Nature Outlook |

Regenerative medicine

Our bodies aren’t forever: parts wear out, trauma breaks things and organs stop functioning. Sometimes, a drug can remedy a chemical imbalance or surgery can repair a structural failure, but there are times when there is no substitute for replacing a part with human tissue or even an entire organ. Rapid advances in the field of regenerative medicine are bringing that possibility closer to reality.

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For centuries, scientists have been captivated by the phenomenal feats of regeneration found in nature. Despite decades of research, attempts to replace or repair parts of the human body have met with only modest success. Fresh understanding of organ formation coupled with new technologies may help to unlock long-sought cures.

Outlook | | Nature

Stem-cell therapy promises to restore motor function after a stroke or spinal-cord injury, but neurologists are proceeding with caution.

Outlook | | Nature

Related articles

The regenerative properties of muscle stem cells decline with age, as they enter an irreversible senescence state. Pura Muñoz-Cánoves and colleagues show that before entering senescence, mouse muscle stem cells preserve their repair properties by returning to a reversible quiescence state in an autophagy-dependent manner. Preventing autophagy in young satellite stem cells promotes their entry into senescence and correlates with an increase in mitochondrial dysfunction and oxidative stress. Conversely, promoting autophagy in old satellite cells reverses senescence and restores their regenerative properties in an injury model.

Article | | Nature

Ken Poss and colleagues identify an injury-dependent enhancer element that activates gene expression in regenerating zebrafish tissues. They find that the element, which they term a 'tissue regeneration enhancer element' (TREE), is divisible into tissue-specific modules that can each direct expression in zebrafish hearts or fins. The identified element can be used to direct the expression of pro- or anti-regenerative factors in zebrafish tissues and thus control the efficiency of regeneration. Finally, by engineering TREEs upstream of mitogenic factor genes, the authors demonstrate their ability to boost tissue repair in injured mouse tissue.

Article | | Nature

The clinical translation of biomaterials for tissue engineering reveals their therapeutic performance and relevance, and thus enables the improvement of biomaterials design. In this Review, the design and translation of biomaterials, particularly cartilage and cornea repair, and a new understanding of the interaction between biomaterials and the host immune system are discussed.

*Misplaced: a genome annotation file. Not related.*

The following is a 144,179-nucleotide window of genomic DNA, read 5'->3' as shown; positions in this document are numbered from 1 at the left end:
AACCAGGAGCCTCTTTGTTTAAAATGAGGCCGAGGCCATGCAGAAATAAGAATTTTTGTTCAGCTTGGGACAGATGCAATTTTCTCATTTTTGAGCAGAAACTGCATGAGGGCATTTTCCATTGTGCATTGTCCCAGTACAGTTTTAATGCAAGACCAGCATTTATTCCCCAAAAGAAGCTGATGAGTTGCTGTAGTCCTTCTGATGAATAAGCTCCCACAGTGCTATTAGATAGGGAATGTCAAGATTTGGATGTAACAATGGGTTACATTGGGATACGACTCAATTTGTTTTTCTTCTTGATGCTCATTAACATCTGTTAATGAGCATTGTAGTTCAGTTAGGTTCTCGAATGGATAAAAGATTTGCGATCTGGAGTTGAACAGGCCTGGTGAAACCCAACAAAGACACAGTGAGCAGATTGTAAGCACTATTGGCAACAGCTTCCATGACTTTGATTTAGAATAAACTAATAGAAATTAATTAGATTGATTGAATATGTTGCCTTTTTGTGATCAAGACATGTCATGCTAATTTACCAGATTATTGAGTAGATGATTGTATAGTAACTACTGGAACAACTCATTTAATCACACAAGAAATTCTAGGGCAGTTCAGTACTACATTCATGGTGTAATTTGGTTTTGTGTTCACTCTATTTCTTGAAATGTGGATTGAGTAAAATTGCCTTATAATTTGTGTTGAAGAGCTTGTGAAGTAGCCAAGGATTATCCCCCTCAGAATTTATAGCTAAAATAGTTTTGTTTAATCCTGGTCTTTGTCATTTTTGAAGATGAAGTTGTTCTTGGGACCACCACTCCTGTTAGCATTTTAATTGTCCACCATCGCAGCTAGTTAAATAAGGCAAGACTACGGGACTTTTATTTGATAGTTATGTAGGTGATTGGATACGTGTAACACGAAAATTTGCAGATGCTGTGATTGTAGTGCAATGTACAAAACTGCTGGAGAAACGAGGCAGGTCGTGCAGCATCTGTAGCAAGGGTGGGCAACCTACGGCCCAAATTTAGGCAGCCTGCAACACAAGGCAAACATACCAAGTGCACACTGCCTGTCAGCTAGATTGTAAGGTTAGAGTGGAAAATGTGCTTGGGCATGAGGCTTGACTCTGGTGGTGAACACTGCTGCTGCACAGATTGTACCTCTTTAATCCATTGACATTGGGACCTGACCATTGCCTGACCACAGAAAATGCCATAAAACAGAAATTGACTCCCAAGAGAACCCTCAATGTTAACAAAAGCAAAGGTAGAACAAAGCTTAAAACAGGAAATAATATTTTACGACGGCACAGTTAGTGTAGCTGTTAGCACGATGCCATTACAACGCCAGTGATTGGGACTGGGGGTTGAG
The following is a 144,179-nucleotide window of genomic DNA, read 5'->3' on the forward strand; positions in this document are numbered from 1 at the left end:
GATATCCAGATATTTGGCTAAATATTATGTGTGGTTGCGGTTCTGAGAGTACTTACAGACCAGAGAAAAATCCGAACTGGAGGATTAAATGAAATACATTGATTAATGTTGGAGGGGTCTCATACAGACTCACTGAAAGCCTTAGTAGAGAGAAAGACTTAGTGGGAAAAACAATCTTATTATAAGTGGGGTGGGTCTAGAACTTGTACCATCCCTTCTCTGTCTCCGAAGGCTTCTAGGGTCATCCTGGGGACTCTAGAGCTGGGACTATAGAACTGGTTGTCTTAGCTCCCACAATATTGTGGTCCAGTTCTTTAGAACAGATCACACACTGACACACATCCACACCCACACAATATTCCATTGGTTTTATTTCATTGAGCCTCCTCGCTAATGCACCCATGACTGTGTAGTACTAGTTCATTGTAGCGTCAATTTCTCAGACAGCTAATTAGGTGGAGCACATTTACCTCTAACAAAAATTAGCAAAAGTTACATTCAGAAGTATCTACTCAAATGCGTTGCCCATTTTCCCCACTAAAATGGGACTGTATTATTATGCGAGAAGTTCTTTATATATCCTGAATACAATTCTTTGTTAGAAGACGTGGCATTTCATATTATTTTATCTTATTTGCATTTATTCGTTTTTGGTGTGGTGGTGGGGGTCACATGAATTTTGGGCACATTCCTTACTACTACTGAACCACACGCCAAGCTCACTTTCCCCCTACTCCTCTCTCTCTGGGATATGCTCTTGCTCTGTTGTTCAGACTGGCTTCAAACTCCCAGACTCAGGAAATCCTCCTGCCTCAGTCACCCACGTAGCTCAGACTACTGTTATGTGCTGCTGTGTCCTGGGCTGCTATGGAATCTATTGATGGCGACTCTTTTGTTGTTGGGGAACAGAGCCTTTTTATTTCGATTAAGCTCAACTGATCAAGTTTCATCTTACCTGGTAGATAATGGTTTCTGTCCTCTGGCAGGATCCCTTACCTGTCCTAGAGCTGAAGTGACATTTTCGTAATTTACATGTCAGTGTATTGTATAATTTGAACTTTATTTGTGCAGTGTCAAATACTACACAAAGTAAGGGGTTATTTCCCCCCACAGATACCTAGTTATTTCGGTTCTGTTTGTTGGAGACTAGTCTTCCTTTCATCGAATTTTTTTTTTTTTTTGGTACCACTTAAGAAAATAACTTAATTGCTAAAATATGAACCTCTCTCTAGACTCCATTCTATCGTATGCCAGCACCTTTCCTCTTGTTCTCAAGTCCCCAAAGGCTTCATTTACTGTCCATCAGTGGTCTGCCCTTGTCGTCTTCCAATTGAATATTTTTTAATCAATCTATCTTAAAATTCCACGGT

Review Article | | Nature Reviews Materials

Some features of salamander limb regeneration following amputation have puzzled developmental biologists for years. Although experimental grafting shows that juxtaposition of anterior and posterior limb, as well as innervation, are sufficient to induce the formation of a limb, the mechanism involved has been a mystery. Elly Tanaka and colleagues have now identified fibroblast growth factor 8 (FGF8) as a key anterior signal, acting in concert with posteriorly localized sonic hedgehog (SHH) signalling to drive non-regenerating tissue into forming a full limb.

Letter | | Nature

It is widely believed that the astrocytic scars that develop following central nervous system (CNS) injury are a major obstacle to subsequent axonal regrowth. But here Michael Sofroniew and colleagues demonstrate that limiting the formation of the scar actually attenuates axon re-growth. Sustained delivery of axon-specific growth factors not typically present in spinal cord lesions allowed for robust re-growth, but only if the astrocytic scar was present. These results question the prevailing dogma and suggest that astrocyte scarring promotes — rather than prevents — CNS axon regeneration post-injury.

Article | | Nature

People who have lost muscle could regain some muscle mass, movement and strength by implanting non-cellular supportive material from pig tissue. Jenna Dziki, Stephen Badylak, J. Peter Rubin and other colleagues from the University of Pittsburgh in the United States implanted extracellular matrix–the material secreted by cells to support surrounding tissue–derived from the urinary bladder, small intestine and skin of pigs at the sites of muscle tissue loss in 13 patients, followed by aggressive physiotherapy. Six months after surgery, the team observed an average improvement of 37% in muscle strength, 27% in range of motion tasks, and a 20% or greater improvement in at least one functional task. They found that the implanted supportive matrix degraded, promoted stem cell mobilization and new muscle formation, with an average increase in muscle mass of 27% and improved nerve supply to the area. The results pave the way for new treatments for muscle loss due to tumor removal, accidents or disease.

Article | Open Access | | npj Regenerative Medicine